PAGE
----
No apologies, just a ridiculous attack on President Barack Obama for doubling the national debt in one year.
With that opening, a chain e-mail circulating in New Jersey kicks off a series of statements about the Democratic president’s record.
"SOME OF YOU MAY APPRECIATE THIS AND SOME OF YOU MAY NOT. I DO NOT APOLOGIZE FOR SENDING THIS, BECAUSE ITS THE TRUTH," the chain e-mail states. "If any other of our presidents had doubled the national debt, which had taken more than two centuries to accumulate, in one year, would you have approved?"
Near the end of the chain e-mail, the message adds: "Every statement and action in this email is factual and directly attributable to Barrack Hussein Obama. Every bumble is a matter of record and completely verifiable."
PolitiFact New Jersey already debunked a chain e-mail claim that Obama added more to the national debt in his first term than his 43 predecessors combined -- but doubling the debt in one year?
That brings this claim to a new extreme and, as federal data proves, it’s completely bogus.
The national debt has increased significantly during Obama’s tenure, but it never doubled in one year. The debt hasn’t even doubled over the roughly three and a half years since the president took office.
The chain e-mail includes various other statements about Obama’s time in the White House, from his use of a teleprompter to the gift he gave to the Queen of England. Check out this story from FactCheck.org about all of the claims made in the e-mail.
Now, let’s explain how the national debt has increased under Obama.
There are two commonly cited forms of national debt -- debt held by the public and total debt.
The debt held by the public refers to money borrowed from investors outside of the federal government. The total debt represents debt held by the public as well as money the federal government owes itself, including for programs such as Social Security and Medicare.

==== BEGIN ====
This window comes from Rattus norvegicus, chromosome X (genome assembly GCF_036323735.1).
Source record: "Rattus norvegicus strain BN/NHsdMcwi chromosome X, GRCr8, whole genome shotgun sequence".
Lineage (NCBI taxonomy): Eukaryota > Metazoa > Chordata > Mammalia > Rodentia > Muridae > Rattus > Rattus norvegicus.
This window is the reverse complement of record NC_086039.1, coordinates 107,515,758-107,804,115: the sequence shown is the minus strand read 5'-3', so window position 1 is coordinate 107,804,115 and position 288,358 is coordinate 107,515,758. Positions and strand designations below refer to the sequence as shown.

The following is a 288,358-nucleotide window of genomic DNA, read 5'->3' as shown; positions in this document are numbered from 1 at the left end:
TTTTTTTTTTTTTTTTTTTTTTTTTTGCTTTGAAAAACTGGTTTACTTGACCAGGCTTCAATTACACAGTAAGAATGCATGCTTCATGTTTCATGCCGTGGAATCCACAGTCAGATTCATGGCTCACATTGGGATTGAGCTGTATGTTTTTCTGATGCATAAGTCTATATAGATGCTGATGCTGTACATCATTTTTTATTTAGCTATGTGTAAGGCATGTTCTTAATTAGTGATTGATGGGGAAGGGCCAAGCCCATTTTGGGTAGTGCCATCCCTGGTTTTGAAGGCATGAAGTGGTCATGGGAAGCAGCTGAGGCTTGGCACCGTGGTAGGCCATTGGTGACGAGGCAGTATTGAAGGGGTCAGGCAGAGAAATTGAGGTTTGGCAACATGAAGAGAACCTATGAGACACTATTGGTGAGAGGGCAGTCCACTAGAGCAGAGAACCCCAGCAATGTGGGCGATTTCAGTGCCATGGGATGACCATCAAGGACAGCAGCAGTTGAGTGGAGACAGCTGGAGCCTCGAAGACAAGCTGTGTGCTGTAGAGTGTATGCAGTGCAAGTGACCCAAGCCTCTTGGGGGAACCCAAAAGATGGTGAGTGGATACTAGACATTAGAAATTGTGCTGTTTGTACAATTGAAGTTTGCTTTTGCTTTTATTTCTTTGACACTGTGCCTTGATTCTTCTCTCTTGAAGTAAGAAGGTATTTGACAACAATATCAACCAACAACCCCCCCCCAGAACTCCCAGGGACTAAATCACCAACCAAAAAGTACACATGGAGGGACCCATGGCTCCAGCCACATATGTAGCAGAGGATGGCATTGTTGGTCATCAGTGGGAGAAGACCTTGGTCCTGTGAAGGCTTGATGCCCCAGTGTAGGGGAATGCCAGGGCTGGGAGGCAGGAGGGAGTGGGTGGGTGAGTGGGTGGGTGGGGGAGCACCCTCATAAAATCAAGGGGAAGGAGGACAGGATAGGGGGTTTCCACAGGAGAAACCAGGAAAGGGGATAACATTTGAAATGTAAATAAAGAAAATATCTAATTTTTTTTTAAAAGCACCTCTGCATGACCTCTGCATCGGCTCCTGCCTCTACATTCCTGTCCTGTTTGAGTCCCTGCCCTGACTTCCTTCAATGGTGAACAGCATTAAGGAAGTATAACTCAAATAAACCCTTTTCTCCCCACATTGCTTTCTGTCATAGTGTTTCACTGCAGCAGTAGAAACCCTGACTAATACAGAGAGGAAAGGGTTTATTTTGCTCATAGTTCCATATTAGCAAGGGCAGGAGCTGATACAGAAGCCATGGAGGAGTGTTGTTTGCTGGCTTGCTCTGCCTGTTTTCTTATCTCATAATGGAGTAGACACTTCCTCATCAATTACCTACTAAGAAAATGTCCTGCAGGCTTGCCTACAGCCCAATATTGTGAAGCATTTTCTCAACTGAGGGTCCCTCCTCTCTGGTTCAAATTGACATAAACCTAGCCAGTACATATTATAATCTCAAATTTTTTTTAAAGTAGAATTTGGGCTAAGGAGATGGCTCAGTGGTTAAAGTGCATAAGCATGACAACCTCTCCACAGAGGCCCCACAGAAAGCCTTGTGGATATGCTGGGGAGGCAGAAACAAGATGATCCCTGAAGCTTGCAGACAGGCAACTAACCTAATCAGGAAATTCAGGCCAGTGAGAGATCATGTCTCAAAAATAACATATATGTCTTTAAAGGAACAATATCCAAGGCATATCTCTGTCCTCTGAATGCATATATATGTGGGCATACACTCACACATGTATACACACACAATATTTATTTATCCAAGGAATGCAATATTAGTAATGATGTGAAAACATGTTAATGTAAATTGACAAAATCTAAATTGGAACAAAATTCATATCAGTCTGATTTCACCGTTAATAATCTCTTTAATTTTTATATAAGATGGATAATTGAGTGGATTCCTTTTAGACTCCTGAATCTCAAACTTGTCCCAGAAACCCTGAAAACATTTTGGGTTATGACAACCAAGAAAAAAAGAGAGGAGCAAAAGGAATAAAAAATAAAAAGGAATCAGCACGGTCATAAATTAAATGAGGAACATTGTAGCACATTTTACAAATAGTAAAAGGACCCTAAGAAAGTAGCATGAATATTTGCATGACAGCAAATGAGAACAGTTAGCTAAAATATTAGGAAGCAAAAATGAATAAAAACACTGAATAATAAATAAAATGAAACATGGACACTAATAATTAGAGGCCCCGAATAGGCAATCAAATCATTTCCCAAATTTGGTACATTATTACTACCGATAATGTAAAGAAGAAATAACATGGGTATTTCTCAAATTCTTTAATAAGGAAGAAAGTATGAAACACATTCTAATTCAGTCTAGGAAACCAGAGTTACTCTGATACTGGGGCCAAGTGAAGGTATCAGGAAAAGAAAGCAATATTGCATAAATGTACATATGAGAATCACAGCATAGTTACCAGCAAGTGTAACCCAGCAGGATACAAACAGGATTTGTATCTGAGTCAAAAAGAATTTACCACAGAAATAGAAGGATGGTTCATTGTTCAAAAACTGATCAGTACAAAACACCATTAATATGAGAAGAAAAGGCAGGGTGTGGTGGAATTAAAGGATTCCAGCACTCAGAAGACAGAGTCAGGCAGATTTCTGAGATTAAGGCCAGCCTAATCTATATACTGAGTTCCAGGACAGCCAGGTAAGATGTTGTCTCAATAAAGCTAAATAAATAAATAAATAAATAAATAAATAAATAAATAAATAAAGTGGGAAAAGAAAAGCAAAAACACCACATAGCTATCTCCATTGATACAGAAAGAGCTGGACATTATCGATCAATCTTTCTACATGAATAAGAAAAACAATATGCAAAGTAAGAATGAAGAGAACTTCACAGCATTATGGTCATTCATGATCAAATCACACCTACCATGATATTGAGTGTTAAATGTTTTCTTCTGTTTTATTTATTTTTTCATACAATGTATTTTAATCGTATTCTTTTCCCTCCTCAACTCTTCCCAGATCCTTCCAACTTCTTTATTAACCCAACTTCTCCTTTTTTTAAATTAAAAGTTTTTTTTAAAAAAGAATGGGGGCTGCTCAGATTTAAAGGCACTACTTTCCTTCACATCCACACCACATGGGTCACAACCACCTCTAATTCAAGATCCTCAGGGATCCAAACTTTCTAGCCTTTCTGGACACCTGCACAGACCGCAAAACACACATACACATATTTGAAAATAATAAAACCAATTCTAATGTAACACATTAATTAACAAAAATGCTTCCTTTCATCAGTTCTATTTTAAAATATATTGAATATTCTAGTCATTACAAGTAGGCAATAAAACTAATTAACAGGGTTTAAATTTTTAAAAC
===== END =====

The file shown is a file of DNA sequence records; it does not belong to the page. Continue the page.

On Jan. 20, 2009, the date of Obama's inauguration, debt held by the public was about $6.3 trillion and total debt stood at roughly $10.6 trillion, according to the U.S. Department of the Treasury’s "Debt to the Penny" calculator.
A year later, debt held by the public was about $7.8 trillion and total debt was about $12.3 trillion. Those figures represent over-the-year increases of about 24 percent and 16 percent in the respective categories.
Both forms of debt continued to increase in the two subsequent years, but at a declining pace.
Between Jan. 20, 2010 and Jan. 20, 2011, debt held by the public grew by about 20.5 percent and total debt increased by roughly 14 percent.
From Jan. 20, 2011 to Jan. 20, 2012, debt held by the public went up by around 11.3 percent, while total debt increased by about 8.4 percent.
When PolitiFact New Jersey received the chain e-mail on July 10, debt held by the public stood at about $11 trillion and total debt was about $15.9 trillion. Compared to Obama’s inauguration, that’s an increase of roughly 75.6 percent and 49.5 percent, respectively.
So, starting with the inauguration, the largest over-the-year increase in either form of national debt was about 24 percent. Over the course of roughly three and a half years, both forms of debt have risen sharply, but still haven’t doubled.
The factors behind debt increases over the last decade include legislation approved by Obama, such as the stimulus bill signed in February 2009 and tax cuts enacted in December 2010, according to a study released in April 2011 by the nonpartisan Pew Fiscal Analysis Initiative.
But other contributing factors were initiated under President George W. Bush, including the wars in Iraq and Afghanistan, the analysis shows. Experts also have told us the weak economy has contributed to the higher debt.
A chain e-mail circulating in New Jersey claims Obama "doubled the national debt, which had taken more than two centuries to accumulate, in one year."
There’s no doubt that the national debt has increased significantly since Obama took office, but it’s outrageous to claim it doubled in one year.
Starting with his inauguration, the largest over-the-year increase in either form of national debt was about 24 percent. Even after roughly three and-a-half years into his presidency, both forms of debt still have not doubled.
We’re just left with three words to describe this claim: Pants on Fire!
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